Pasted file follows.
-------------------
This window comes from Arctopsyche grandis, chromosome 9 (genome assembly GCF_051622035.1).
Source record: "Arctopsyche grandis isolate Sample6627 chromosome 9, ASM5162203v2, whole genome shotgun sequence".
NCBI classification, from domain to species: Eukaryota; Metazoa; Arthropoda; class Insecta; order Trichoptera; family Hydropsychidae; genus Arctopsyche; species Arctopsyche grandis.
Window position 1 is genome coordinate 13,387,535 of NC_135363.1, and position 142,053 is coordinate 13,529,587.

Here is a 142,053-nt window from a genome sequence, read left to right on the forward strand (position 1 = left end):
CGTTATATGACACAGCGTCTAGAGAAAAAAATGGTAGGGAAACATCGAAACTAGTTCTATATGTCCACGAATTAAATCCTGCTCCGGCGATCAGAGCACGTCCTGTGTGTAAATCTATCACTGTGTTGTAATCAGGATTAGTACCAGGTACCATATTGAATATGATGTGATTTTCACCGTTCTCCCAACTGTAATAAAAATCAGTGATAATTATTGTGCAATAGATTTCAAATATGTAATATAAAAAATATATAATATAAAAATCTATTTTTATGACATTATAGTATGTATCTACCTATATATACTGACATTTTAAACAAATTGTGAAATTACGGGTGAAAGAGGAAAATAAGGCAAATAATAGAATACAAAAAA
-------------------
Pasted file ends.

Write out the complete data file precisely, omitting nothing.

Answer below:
This window comes from Arctopsyche grandis, chromosome 9 (genome assembly GCF_051622035.1).
Source record: "Arctopsyche grandis isolate Sample6627 chromosome 9, ASM5162203v2, whole genome shotgun sequence".
NCBI classification, from domain to species: Eukaryota; Metazoa; Arthropoda; class Insecta; order Trichoptera; family Hydropsychidae; genus Arctopsyche; species Arctopsyche grandis.
Window position 1 is genome coordinate 13,387,535 of NC_135363.1, and position 142,053 is coordinate 13,529,587.

Here is a 142,053-nt window from a genome sequence, read left to right on the forward strand (position 1 = left end):
CGTTATATGACACAGCGTCTAGAGAAAAAAATGGTAGGGAAACATCGAAACTAGTTCTATATGTCCACGAATTAAATCCTGCTCCGGCGATCAGAGCACGTCCTGTGTGTAAATCTATCACTGTGTTGTAATCAGGATTAGTACCAGGTACCATATTGAATATGATGTGATTTTCACCGTTCTCCCAACTGTAATAAAAATCAGTGATAATTATTGTGCAATAGATTTCAAATATGTAATATAAAAAATATATAATATAAAAATCTATTTTTATGACATTATAGTATGTATCTACCTATATATACTGACATTTTAAACAAATTGTGAAATTACGGGTGAAAGAGGAAAATAAGGCAAATAATAGAATACAAAAAA